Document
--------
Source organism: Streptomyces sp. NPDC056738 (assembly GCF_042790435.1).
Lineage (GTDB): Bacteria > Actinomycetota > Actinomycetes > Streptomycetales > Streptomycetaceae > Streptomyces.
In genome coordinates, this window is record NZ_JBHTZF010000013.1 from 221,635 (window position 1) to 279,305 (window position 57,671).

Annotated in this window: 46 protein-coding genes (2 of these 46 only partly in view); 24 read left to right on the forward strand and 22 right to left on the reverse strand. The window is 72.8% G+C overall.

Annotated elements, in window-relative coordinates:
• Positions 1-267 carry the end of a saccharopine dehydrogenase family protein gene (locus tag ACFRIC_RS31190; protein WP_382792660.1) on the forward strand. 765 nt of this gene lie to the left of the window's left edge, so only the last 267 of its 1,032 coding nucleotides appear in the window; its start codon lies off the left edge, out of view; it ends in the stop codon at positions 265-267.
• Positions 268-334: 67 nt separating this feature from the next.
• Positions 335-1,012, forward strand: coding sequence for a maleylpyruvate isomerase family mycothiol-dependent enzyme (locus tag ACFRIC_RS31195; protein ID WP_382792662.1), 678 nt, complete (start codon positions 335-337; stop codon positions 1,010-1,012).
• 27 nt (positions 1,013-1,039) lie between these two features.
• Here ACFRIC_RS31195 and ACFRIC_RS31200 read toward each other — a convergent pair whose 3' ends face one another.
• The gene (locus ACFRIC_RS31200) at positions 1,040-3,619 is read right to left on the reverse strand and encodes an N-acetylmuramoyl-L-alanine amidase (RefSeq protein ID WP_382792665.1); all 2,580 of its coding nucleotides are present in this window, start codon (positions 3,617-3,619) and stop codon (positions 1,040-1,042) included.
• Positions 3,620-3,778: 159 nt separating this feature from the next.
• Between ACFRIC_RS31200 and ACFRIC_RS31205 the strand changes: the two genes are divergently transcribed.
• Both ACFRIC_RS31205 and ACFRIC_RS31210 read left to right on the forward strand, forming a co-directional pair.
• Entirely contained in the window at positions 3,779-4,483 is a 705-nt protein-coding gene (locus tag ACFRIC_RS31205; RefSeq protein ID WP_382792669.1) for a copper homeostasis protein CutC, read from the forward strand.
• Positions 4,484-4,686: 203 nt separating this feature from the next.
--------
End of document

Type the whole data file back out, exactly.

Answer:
Source organism: Streptomyces sp. NPDC056738 (assembly GCF_042790435.1).
Lineage (GTDB): Bacteria > Actinomycetota > Actinomycetes > Streptomycetales > Streptomycetaceae > Streptomyces.
In genome coordinates, this window is record NZ_JBHTZF010000013.1 from 221,635 (window position 1) to 279,305 (window position 57,671).

Annotated in this window: 46 protein-coding genes (2 of these 46 only partly in view); 24 read left to right on the forward strand and 22 right to left on the reverse strand. The window is 72.8% G+C overall.

Annotated elements, in window-relative coordinates:
• Positions 1-267 carry the end of a saccharopine dehydrogenase family protein gene (locus tag ACFRIC_RS31190; protein WP_382792660.1) on the forward strand. 765 nt of this gene lie to the left of the window's left edge, so only the last 267 of its 1,032 coding nucleotides appear in the window; its start codon lies off the left edge, out of view; it ends in the stop codon at positions 265-267.
• Positions 268-334: 67 nt separating this feature from the next.
• Positions 335-1,012, forward strand: coding sequence for a maleylpyruvate isomerase family mycothiol-dependent enzyme (locus tag ACFRIC_RS31195; protein ID WP_382792662.1), 678 nt, complete (start codon positions 335-337; stop codon positions 1,010-1,012).
• 27 nt (positions 1,013-1,039) lie between these two features.
• Here ACFRIC_RS31195 and ACFRIC_RS31200 read toward each other — a convergent pair whose 3' ends face one another.
• The gene (locus ACFRIC_RS31200) at positions 1,040-3,619 is read right to left on the reverse strand and encodes an N-acetylmuramoyl-L-alanine amidase (RefSeq protein ID WP_382792665.1); all 2,580 of its coding nucleotides are present in this window, start codon (positions 3,617-3,619) and stop codon (positions 1,040-1,042) included.
• Positions 3,620-3,778: 159 nt separating this feature from the next.
• Between ACFRIC_RS31200 and ACFRIC_RS31205 the strand changes: the two genes are divergently transcribed.
• Both ACFRIC_RS31205 and ACFRIC_RS31210 read left to right on the forward strand, forming a co-directional pair.
• Entirely contained in the window at positions 3,779-4,483 is a 705-nt protein-coding gene (locus tag ACFRIC_RS31205; RefSeq protein ID WP_382792669.1) for a copper homeostasis protein CutC, read from the forward strand.
• Positions 4,484-4,686: 203 nt separating this feature from the next.